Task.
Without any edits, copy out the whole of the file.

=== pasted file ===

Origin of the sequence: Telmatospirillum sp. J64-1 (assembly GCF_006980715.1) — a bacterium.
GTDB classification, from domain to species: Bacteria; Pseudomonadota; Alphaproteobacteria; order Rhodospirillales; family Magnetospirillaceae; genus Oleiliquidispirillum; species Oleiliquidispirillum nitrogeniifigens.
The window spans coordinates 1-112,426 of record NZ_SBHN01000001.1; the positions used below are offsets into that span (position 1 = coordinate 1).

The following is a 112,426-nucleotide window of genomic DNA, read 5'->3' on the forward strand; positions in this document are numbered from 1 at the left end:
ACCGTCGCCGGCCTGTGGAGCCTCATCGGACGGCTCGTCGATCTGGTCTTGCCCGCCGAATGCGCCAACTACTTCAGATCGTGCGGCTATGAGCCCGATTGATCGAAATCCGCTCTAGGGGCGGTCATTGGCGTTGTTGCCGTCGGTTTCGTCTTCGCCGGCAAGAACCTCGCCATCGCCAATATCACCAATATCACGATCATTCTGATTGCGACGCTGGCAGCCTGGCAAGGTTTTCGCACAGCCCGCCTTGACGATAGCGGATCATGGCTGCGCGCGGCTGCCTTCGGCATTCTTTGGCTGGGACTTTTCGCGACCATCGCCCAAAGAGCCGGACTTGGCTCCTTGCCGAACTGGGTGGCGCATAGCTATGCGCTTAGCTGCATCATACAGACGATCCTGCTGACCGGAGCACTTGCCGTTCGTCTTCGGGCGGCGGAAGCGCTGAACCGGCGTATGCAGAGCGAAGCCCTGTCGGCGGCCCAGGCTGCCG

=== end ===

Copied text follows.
Origin of the sequence: Telmatospirillum sp. J64-1 (assembly GCF_006980715.1) — a bacterium.
GTDB classification, from domain to species: Bacteria; Pseudomonadota; Alphaproteobacteria; order Rhodospirillales; family Magnetospirillaceae; genus Oleiliquidispirillum; species Oleiliquidispirillum nitrogeniifigens.
The window spans coordinates 1-112,426 of record NZ_SBHN01000001.1; the positions used below are offsets into that span (position 1 = coordinate 1).

The following is a 112,426-nucleotide window of genomic DNA, read 5'->3' on the forward strand; positions in this document are numbered from 1 at the left end:
ACCGTCGCCGGCCTGTGGAGCCTCATCGGACGGCTCGTCGATCTGGTCTTGCCCGCCGAATGCGCCAACTACTTCAGATCGTGCGGCTATGAGCCCGATTGATCGAAATCCGCTCTAGGGGCGGTCATTGGCGTTGTTGCCGTCGGTTTCGTCTTCGCCGGCAAGAACCTCGCCATCGCCAATATCACCAATATCACGATCATTCTGATTGCGACGCTGGCAGCCTGGCAAGGTTTTCGCACAGCCCGCCTTGACGATAGCGGATCATGGCTGCGCGCGGCTGCCTTCGGCATTCTTTGGCTGGGACTTTTCGCGACCATCGCCCAAAGAGCCGGACTTGGCTCCTTGCCGAACTGGGTGGCGCATAGCTATGCGCTTAGCTGCATCATACAGACGATCCTGCTGACCGGAGCACTTGCCGTTCGTCTTCGGGCGGCGGAAGCGCTGAACCGGCGTATGCAGAGCGAAGCCCTGTCGGCGGCCCAGGCTGCCG